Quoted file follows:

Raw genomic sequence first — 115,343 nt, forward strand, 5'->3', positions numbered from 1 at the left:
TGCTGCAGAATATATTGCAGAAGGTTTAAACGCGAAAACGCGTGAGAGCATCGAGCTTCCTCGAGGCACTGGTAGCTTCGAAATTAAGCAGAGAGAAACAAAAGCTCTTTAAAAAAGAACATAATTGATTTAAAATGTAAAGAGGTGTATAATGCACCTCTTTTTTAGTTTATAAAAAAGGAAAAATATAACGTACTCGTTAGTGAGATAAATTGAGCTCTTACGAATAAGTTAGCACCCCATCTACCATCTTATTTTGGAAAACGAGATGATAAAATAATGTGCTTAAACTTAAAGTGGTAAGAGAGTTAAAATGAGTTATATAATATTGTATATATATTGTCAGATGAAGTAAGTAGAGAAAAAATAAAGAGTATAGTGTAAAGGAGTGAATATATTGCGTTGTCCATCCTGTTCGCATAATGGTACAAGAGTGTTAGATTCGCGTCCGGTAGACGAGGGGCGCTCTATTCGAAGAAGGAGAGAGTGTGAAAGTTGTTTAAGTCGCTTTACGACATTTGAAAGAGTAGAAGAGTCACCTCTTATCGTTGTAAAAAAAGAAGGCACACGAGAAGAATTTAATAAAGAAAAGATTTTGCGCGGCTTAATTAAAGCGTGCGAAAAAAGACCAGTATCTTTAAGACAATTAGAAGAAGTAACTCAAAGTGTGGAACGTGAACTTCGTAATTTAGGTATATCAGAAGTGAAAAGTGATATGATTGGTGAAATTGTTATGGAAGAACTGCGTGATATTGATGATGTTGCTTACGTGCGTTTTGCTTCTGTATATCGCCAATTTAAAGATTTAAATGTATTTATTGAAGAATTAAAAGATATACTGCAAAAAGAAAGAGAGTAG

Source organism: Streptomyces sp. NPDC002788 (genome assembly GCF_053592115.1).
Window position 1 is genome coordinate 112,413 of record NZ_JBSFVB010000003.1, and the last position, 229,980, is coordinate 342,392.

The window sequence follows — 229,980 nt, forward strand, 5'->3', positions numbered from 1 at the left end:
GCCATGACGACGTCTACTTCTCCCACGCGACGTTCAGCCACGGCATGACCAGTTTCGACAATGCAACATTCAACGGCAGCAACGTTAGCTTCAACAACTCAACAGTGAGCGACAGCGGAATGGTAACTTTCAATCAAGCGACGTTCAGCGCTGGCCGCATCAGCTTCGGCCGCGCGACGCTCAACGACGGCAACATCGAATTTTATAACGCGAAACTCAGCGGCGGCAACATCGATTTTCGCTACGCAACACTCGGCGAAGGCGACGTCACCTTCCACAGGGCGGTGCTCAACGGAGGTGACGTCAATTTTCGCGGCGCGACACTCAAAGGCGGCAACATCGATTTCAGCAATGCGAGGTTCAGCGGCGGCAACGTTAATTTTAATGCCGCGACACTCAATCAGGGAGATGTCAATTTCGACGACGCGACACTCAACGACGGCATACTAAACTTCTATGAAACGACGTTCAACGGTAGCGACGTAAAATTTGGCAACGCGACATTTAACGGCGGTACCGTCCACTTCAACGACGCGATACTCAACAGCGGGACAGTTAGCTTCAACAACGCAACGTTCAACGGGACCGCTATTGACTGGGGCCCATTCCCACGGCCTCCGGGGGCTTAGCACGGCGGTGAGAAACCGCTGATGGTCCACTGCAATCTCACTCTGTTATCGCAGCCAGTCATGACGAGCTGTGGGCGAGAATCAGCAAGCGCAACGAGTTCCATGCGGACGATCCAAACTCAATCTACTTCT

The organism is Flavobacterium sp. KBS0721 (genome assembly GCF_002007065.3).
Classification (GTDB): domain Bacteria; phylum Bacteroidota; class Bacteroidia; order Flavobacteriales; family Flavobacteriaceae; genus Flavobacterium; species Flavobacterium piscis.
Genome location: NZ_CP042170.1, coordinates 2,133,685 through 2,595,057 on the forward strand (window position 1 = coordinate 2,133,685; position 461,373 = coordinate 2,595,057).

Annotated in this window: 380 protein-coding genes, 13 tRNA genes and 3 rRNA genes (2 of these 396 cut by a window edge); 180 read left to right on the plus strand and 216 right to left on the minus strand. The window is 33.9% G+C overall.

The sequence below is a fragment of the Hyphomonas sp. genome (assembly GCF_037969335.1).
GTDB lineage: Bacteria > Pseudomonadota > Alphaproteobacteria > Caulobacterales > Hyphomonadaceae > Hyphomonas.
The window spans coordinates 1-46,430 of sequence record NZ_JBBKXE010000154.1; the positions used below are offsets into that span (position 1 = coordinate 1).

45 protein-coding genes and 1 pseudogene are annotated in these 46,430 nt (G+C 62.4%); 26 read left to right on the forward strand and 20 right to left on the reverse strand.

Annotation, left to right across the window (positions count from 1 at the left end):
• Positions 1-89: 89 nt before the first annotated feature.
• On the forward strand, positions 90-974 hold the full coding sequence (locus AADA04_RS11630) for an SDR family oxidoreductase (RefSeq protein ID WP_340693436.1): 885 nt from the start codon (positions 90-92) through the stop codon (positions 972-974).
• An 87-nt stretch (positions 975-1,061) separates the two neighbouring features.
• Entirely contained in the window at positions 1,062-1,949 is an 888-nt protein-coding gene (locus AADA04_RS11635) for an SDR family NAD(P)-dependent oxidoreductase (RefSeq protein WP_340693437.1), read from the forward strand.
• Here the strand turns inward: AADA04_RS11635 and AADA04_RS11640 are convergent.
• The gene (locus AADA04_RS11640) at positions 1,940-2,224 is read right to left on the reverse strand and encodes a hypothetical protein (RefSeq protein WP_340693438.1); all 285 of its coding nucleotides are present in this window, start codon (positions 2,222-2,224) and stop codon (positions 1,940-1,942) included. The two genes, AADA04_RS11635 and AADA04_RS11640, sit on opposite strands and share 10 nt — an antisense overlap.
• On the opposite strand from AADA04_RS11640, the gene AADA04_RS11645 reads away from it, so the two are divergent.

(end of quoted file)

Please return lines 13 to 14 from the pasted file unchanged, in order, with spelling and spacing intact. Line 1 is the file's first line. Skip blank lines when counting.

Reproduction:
The window spans coordinates 1-46,430 of sequence record NZ_JBBKXE010000154.1; the positions used below are offsets into that span (position 1 = coordinate 1).

45 protein-coding genes and 1 pseudogene are annotated in these 46,430 nt (G+C 62.4%); 26 read left to right on the forward strand and 20 right to left on the reverse strand.